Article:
Finding the Needle in the Haystack: The Story of Refugees United

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For Refugees United, 10 minutes is worth more than 10 dollars. It may sound like an odd approach for raising money, when it is a product that the majority of the donors will never have any use for. But to CEO Jens Briksten, it is a matter of having a product that appeals to something more than needs and desires. It is about having a product that appeals to one of the strongest human emotions: the fear of losing your family. The reason he would rather have ten minutes is therefore quite simple and pragmatic. That’s the time he needs to tell the story of how wars and disasters tear families apart and how Refugees United helps them reconnect. More often than not, ten minutes is enough to persuade the listener that this project is worth more than just ten dollars.

“Telling people about it doesn’t just convince them to donate money to us. It makes them remember us, and more importantly, it makes them ambassadors for us. They tell their friends and family about us, because everybody can relate to the feeling of how it must be like to be torn away from your family,” Jens Brinksten explains.

To a cynic, it may sound like taking advantage of people’s emotions, but to Refugees United, it is a matter of forcing people, who live in completely different environments with busy schedules, to relate to what millions of refugees experience every day.

The Path to the Haystack

It is not as easy to help people as you might think. On the personal level, you can spend your life helping one at the time, but if you want to start an organization and reach a larger crowd, you need to be very patient and persistent. First, you have to convert your idea to a business plan and then, you must scale the intractable wall of bureaucracy to find funding to bring it to life.

In the case of Refugees United, the founders, brothers Christopher and David Mikkelsen, applied for money through conventional channels like DANIDA (Danish International Development Agency), which facilitates the Danish government’s aid for developing countries.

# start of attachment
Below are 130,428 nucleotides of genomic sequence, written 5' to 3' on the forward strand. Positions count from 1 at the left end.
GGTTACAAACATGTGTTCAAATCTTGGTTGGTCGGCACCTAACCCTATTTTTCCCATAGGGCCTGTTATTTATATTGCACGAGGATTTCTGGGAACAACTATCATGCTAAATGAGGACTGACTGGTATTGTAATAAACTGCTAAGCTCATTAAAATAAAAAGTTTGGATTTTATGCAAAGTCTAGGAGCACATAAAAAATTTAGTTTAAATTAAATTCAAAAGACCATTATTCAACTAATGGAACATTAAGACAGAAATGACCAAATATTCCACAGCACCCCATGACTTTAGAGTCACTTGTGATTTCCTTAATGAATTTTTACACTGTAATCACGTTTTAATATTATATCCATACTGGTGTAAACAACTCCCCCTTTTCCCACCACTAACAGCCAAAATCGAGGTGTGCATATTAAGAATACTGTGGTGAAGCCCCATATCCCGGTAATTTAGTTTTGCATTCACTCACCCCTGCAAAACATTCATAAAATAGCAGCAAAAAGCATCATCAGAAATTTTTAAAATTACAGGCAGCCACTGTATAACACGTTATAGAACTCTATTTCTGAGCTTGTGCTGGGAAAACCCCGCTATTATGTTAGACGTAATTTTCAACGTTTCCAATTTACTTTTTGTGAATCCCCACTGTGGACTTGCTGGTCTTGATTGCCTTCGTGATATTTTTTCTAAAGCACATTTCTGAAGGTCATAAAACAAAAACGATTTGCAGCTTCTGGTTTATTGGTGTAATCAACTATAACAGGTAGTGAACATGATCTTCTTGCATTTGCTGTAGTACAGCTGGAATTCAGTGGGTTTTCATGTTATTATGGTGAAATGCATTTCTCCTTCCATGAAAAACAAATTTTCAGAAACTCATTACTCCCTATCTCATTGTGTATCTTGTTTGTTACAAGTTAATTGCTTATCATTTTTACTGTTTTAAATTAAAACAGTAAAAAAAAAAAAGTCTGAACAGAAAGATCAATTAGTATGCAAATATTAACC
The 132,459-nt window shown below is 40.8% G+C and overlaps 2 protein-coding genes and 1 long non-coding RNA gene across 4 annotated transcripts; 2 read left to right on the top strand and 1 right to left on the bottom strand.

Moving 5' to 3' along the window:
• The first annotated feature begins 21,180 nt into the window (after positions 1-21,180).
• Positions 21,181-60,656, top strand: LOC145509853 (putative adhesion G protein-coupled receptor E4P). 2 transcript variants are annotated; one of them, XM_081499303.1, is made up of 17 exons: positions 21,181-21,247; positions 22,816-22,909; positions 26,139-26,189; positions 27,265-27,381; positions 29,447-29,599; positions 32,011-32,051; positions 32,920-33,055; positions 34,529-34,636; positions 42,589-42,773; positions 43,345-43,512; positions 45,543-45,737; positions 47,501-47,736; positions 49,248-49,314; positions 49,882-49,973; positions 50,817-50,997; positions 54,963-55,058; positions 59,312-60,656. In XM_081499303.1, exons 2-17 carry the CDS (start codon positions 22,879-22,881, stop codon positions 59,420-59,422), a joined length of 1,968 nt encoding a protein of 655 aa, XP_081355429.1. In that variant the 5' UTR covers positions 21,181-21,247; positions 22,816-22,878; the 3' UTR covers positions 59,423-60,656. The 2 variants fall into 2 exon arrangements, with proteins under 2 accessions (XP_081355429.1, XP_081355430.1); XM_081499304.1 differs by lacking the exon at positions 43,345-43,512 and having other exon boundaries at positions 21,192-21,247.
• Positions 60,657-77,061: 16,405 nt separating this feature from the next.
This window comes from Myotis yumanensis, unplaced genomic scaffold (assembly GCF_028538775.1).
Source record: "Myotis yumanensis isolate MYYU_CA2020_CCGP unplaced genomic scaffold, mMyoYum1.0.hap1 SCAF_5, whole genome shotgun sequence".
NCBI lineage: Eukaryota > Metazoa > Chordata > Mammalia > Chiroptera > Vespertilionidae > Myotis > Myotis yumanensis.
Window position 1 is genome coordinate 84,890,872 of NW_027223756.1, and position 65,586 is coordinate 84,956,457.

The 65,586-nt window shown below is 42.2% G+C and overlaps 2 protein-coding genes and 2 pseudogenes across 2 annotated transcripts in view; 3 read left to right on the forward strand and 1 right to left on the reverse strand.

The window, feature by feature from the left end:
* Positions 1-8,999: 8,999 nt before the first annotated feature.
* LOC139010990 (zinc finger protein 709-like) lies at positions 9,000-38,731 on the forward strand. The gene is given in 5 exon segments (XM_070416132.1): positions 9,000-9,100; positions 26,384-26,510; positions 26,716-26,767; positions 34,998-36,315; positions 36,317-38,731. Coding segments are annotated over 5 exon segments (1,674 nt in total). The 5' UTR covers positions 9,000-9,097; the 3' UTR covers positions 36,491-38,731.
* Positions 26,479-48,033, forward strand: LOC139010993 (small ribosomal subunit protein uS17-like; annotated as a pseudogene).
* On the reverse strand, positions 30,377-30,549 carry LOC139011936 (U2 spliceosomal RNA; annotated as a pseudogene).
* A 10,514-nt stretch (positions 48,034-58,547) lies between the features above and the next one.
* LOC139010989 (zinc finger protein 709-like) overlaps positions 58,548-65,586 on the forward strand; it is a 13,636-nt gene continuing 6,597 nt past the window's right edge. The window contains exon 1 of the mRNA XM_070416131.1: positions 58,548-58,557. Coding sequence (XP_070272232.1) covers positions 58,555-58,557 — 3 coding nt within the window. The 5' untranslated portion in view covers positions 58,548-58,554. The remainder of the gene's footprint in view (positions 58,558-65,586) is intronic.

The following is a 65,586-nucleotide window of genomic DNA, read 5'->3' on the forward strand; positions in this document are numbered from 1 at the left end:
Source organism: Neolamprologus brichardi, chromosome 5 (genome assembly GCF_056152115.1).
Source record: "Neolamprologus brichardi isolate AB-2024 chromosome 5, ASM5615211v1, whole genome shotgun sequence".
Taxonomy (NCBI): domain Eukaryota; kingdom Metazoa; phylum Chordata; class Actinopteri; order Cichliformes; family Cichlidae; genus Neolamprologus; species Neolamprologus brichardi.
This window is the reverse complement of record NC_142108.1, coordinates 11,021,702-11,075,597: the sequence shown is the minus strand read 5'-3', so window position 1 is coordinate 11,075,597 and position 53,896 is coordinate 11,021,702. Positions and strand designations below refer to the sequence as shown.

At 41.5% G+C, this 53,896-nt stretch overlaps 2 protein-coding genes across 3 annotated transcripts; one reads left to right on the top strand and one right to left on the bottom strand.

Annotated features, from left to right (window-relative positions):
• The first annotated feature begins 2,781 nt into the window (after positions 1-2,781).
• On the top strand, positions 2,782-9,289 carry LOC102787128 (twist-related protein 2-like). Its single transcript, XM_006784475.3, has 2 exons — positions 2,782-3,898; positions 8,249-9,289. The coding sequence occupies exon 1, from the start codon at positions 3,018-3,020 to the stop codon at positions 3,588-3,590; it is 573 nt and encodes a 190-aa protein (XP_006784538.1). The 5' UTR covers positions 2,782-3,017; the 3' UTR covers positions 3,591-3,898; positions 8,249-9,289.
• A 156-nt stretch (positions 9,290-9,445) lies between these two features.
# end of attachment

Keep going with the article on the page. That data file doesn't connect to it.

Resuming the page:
“The system we thought was meant for projects like Refugees United, but the people at the foreign aid office and other similar organisations  just shook their heads and told us that we were naive in thinking we could make this work. “‘Why do you want to create this?’, ‘We don’t have time for this!’ ‘You are just two young guys thinking you know everything,’ and so on. They were almost rude to the two founders,” Jens Brinksten recollects, adding: “In my mind, this area really needed a concept like Refugees United. Before we started, everything was done on paper. That means that you went to a Red Cross office and told the people that you were looking for your family. They filled out a set of forms and sent them to Geneva, where some other people tried to match the different requests and forms. You can imagine how well that worked.”

The brothers were determined to bring their idea to life. Having helped a young Afghan refugee named Mansour find his family in 2005, they knew exactly how important it can be for people to be reunited with their close ones. They began to look for alternative solutions to fund their project.  It was while introducing the idea to the business community that they finally struck gold.

“Many businesspeople thought it was a good idea. Danish business families like Danfoss, the Grundfos family and Maersk’s Family Foundation were amongst those who donated a sizable amount of money to the project,” Jens Brinksten continues.